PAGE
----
Finally I wrote a quick testme.js file and ran it from the command line.  You can use straight JavaScript and all the “console” object methods you get in a browser.  When you want to test out node’s built-in objects and cool async methods, you’ll need to check out the node.js documentation and maybe the node.js wiki.

If I get some time free and I feel courageous, I might try to figure out how to use VS2010 to write node apps.  If anyone out there has already done it then please leave a comment – no point in re-inventing the wheel.

Happy hunting!

Written by gsdwriter

September 29, 2011 at 8:36 am

Nodejs for Windows and IIS

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I’ve been programming a lot of JavaScript recently. I’m really enjoying it as a language. It’s spoiling me for the static languages like C#. (But only a little, after all C# 4 has plenty of dynamic features. In fact, if you use the ExpandoObject you can – to some degree – almost write C# like JavaScript).

Anyway, in expanding my JavaScript horizons I’ve started to dabble with node.js, a server-side implementation of JavaScript.  I’ve been using it mainly for the REPL so I can try out stuff to make sure I’m doing it right.

I installed node.js a month or so ago and it wasn’t too much trouble, but I had to install Cygwin and other stuff with it for it to work on Windows.  I wasn’t interested in taking the time to compile it myself, so I used what the node.js guys were good enough to supply.

I wasn’t looking forward to upgrading though, but Tomasz Janczuk came to my rescue!  He’s been working on making node.js work on not just Windows but also in IIS AND IIS Express.  All the links you need to download node.js are here: Current installation packages for node.js and iisnode for Windows.

Instructions on how to get started using it are here:

The ability to use JavaScript on both the client and the server has tremendous potential for making our lives simpler.  Imagine programming both areas using a single language.  It seems like it’s a ways in the future, but who knows in this industry?

Written by gsdwriter

September 27, 2011 at 2:32 pm

JavaScript: I Repent

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I admit it – I have sinned.  I’ve been proud and arrogant.  

For years now I’ve had “JavaScript” listed on my resumé as one of the languages I know.  I listed it because, you know, JavaScript “isn’t really a language anyway” and I can “get by” with what I need to do with it because “nobody really develops with JavaScript” and anyway “JavaScript sucks”.  

Oh, the justifications for my arrogance.  It’s embarrassing now to look back and realize that I was daring to use a language that I knew virtually nothing about.

Well all that has changed.  I repent.  I have seen the light. (Praise dee Lord.  Hallelujah.  Etc., etc., etc.)

I will now admit the truth:  JavaScript is a real programming language.

And (until just a few days ago): I don’t really know how to program with it.

I think Douglas Crockford says it best in his brilliant book “JavaScript: The Good Parts“:

JavaScript is most despised because it isn’t some other language. If you are good in some other language and you have to program in an environment that only supports JavaScript, then you are forced to use JavaScript, and that is annoying. Most people in that situation don’t even bother to learn JavaScript first, and then they are surprised when JavaScript turns out to have significant differences from the some other language they would rather be using, and that those differences matter.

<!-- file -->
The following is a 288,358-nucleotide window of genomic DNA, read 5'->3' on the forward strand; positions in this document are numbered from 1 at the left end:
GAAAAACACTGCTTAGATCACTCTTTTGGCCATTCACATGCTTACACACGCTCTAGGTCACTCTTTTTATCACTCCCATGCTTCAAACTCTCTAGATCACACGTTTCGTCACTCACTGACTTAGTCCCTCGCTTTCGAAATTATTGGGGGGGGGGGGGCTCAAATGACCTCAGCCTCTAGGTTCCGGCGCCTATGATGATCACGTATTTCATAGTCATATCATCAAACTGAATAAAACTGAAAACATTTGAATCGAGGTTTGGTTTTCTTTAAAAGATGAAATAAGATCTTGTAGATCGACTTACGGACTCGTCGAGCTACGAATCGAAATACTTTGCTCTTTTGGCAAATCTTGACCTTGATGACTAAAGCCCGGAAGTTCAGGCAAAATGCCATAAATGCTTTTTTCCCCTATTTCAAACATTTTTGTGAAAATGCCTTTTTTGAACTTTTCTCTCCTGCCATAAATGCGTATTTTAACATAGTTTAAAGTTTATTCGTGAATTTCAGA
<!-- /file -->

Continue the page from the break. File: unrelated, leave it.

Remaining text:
I just read that book from cover to cover and I can now honestly say for the first time that I actually understand JavaScript.  It IS a language and (when you use only the “good” parts) it’s quite an amazing language and (other than its syntax) it is NOTHING LIKE Java or C or C#.

How I program  JavaScript has changed dramatically – there is just no comparison to what I was doing before.

I’ve been regarding jQuery as the “solution” to JavaScript, but now I realize that jQuery is the solution to the DOM and that understanding JavaScript vastly improves my ability to use jQuery well.

If you haven’t read the book “JavaScript: The Good Parts” or watched the video series “Douglas Crockford JavaScript Master Class” then you don’t understand JavaScript well enough to use it correctly and you will be using it as if it is some other language and  making dumb mistakes (just like I did) that will be driving you crazy and making you curse JavaScript and wishing it would be cast into the pit along with whoever came up with it.  

So read the book and watch the videos and you too will see the light. Hallelujah!

Written by gsdwriter

December 19, 2010 at 12:04 pm

Internet Explorer Developer Tools Not Visible

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I know that software has to be gotten out and on time, thus we have to triage bugs and sometimes leave a bug in a product because it doesn’t crash it and there is a workaround, but I don’t agree with leaving this one in IE8 Developer Tools.

Here’s the story: 

I try to open the IE8 Developer Tools (F12 or “Tools > Developer Tools”) and nothing happens.

I hunt around and find that the app appears in the taskbar and in the Alt-Tab list but when I select it, nothing happens.

I Google the issue and find this IE 8 Developer Tools not working In Windows?